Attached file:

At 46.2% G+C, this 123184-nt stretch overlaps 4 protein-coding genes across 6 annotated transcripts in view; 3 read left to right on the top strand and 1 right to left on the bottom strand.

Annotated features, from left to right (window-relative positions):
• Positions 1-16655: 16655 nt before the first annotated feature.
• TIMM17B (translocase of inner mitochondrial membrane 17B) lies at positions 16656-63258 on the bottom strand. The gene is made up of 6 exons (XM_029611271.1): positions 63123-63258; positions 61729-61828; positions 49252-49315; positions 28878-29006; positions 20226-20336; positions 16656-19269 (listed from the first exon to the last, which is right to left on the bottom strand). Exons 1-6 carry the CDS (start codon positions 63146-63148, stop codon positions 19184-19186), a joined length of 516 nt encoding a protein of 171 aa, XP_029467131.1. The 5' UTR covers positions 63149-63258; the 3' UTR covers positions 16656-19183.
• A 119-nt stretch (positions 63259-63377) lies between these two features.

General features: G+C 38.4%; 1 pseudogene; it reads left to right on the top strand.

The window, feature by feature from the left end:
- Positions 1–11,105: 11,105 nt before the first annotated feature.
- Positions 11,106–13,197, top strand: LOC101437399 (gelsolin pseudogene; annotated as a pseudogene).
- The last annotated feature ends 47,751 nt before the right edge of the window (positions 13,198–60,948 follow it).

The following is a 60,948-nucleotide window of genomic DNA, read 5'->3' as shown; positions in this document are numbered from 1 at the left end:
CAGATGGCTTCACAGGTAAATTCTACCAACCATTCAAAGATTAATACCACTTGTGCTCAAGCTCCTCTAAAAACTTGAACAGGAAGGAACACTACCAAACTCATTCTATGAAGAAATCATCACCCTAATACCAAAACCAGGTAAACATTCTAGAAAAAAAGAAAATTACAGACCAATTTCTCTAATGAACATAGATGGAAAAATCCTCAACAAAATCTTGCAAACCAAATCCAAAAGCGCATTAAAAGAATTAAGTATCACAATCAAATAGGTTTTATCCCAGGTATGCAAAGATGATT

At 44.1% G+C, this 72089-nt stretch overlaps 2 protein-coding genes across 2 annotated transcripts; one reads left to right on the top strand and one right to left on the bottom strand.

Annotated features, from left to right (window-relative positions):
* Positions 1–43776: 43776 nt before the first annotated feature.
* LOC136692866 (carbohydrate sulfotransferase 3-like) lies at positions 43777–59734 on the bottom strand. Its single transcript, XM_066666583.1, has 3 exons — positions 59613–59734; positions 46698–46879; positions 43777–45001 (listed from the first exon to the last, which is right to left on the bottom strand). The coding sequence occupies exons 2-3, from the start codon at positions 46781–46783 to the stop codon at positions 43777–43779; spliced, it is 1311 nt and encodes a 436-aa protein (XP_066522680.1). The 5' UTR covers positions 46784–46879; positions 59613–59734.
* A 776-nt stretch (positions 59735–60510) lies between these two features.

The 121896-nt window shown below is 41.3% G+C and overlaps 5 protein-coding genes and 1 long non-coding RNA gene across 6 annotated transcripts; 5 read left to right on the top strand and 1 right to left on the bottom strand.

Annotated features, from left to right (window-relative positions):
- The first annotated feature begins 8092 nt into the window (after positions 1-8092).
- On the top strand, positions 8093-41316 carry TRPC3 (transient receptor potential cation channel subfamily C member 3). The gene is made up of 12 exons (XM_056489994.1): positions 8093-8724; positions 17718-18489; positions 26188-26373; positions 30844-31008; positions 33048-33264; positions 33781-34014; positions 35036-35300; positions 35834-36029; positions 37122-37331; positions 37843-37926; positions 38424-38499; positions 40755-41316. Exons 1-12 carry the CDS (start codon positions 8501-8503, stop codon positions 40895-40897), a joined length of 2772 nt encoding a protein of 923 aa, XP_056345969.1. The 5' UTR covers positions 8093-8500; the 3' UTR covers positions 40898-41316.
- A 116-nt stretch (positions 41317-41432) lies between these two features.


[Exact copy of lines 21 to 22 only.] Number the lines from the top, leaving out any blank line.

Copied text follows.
- On the top strand, positions 8093-41316 carry TRPC3 (transient receptor potential cation channel subfamily C member 3). The gene is made up of 12 exons (XM_056489994.1): positions 8093-8724; positions 17718-18489; positions 26188-26373; positions 30844-31008; positions 33048-33264; positions 33781-34014; positions 35036-35300; positions 35834-36029; positions 37122-37331; positions 37843-37926; positions 38424-38499; positions 40755-41316. Exons 1-12 carry the CDS (start codon positions 8501-8503, stop codon positions 40895-40897), a joined length of 2772 nt encoding a protein of 923 aa, XP_056345969.1. The 5' UTR covers positions 8093-8500; the 3' UTR covers positions 40898-41316.
- A 116-nt stretch (positions 41317-41432) lies between these two features.